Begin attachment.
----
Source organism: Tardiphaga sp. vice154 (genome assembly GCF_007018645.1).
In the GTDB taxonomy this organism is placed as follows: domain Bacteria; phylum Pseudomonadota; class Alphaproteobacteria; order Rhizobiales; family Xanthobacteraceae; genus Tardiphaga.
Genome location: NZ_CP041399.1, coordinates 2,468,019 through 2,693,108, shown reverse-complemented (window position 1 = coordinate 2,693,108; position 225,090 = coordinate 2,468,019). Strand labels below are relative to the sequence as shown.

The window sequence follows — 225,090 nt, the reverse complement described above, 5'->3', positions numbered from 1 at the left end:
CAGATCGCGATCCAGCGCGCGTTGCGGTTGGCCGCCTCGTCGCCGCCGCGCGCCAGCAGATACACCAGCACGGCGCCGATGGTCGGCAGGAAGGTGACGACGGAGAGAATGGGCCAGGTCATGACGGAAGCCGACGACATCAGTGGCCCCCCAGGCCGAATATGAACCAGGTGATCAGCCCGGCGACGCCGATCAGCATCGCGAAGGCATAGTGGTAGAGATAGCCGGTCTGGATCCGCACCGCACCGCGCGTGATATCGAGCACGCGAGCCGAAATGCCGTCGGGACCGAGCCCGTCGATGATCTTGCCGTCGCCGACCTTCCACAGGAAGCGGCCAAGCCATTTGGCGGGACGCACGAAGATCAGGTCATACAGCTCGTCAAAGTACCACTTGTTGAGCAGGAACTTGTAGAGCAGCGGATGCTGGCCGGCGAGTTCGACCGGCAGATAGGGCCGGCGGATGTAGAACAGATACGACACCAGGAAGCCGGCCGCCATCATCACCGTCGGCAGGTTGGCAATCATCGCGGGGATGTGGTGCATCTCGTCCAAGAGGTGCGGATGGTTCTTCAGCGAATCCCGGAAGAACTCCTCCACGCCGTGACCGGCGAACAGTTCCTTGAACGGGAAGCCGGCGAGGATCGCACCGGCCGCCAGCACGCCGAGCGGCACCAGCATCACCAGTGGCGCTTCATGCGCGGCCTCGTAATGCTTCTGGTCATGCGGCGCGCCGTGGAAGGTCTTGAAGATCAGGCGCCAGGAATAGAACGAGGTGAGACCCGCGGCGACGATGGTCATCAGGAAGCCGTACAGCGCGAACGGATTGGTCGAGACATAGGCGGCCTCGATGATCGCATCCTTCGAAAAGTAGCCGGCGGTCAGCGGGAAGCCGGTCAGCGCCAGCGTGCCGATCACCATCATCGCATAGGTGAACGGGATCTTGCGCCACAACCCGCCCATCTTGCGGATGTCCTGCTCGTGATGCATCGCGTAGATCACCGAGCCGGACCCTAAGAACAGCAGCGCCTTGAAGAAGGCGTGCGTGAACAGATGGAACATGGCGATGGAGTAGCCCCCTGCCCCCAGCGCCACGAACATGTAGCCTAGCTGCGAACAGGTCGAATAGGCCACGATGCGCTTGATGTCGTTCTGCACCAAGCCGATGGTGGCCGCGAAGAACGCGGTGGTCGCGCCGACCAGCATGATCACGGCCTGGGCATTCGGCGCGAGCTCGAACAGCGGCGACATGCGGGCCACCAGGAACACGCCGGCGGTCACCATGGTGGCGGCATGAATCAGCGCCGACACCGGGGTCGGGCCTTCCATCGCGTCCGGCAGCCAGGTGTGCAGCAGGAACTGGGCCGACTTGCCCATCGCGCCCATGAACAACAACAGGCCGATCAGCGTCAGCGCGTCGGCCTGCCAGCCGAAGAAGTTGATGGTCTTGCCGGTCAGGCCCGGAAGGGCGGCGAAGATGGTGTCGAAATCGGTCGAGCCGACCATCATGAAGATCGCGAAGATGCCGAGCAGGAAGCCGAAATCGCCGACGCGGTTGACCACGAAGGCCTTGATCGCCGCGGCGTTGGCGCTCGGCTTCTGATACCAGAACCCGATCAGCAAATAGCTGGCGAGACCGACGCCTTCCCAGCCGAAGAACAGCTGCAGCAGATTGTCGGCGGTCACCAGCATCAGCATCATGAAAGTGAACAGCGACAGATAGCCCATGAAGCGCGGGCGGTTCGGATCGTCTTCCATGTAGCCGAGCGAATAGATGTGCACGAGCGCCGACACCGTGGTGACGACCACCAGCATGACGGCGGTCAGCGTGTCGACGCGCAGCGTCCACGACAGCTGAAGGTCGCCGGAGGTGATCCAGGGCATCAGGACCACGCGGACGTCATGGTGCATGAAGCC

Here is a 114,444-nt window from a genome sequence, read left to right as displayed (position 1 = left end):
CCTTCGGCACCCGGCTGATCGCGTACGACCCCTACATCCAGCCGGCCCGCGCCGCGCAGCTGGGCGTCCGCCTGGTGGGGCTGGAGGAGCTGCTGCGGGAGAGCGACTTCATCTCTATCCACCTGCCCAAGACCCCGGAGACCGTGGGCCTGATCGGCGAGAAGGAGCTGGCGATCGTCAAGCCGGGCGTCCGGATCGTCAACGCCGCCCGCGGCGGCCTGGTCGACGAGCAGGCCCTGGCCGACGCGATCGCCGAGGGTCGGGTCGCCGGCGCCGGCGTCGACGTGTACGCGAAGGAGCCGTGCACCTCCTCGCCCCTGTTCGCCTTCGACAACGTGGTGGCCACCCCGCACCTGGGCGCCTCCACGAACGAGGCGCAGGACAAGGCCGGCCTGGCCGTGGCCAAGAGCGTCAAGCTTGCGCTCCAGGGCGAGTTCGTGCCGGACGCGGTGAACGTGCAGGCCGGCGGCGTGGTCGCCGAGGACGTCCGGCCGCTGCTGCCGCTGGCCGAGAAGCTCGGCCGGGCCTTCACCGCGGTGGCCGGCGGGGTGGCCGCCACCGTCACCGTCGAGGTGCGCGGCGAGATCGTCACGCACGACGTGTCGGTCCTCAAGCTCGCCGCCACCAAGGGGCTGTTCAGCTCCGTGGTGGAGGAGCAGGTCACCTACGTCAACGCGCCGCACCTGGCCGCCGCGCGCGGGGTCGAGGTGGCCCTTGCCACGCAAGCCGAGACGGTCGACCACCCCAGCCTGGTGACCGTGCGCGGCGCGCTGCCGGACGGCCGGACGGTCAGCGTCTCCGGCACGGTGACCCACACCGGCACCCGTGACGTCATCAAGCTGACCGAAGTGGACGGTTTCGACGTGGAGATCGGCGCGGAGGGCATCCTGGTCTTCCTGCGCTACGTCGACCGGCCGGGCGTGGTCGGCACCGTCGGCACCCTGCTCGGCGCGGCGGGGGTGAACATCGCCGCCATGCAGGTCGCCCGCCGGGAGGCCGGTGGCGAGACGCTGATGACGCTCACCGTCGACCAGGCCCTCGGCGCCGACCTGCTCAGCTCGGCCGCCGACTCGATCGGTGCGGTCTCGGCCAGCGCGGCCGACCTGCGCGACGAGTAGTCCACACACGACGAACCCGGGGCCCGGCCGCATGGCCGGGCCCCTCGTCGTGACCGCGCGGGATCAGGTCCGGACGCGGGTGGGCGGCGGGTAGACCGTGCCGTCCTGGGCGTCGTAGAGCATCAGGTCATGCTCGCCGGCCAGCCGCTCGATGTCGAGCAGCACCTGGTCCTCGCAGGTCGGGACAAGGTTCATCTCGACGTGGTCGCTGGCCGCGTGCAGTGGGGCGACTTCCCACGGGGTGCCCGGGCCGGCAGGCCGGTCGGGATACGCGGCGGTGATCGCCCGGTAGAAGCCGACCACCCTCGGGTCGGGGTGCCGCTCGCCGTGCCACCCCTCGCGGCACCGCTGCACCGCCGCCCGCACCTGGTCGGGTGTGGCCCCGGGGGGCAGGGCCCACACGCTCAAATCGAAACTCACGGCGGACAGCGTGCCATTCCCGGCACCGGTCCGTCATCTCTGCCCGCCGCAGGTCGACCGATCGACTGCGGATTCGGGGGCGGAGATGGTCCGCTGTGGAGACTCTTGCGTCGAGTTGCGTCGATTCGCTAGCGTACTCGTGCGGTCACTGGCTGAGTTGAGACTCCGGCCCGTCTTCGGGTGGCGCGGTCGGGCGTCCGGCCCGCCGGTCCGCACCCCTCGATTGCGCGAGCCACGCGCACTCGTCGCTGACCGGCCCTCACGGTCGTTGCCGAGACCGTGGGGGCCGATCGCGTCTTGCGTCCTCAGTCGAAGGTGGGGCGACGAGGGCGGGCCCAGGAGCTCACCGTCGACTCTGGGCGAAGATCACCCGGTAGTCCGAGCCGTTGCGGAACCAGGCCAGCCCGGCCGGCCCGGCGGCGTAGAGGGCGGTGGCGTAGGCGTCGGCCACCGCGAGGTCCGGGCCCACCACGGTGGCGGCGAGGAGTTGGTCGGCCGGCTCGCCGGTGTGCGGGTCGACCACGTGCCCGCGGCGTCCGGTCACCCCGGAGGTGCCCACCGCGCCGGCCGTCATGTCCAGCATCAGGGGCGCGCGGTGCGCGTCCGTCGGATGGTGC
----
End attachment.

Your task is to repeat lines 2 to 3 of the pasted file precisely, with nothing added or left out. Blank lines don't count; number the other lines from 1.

In the GTDB taxonomy this organism is placed as follows: domain Bacteria; phylum Pseudomonadota; class Alphaproteobacteria; order Rhizobiales; family Xanthobacteraceae; genus Tardiphaga.
Genome location: NZ_CP041399.1, coordinates 2,468,019 through 2,693,108, shown reverse-complemented (window position 1 = coordinate 2,693,108; position 225,090 = coordinate 2,468,019). Strand labels below are relative to the sequence as shown.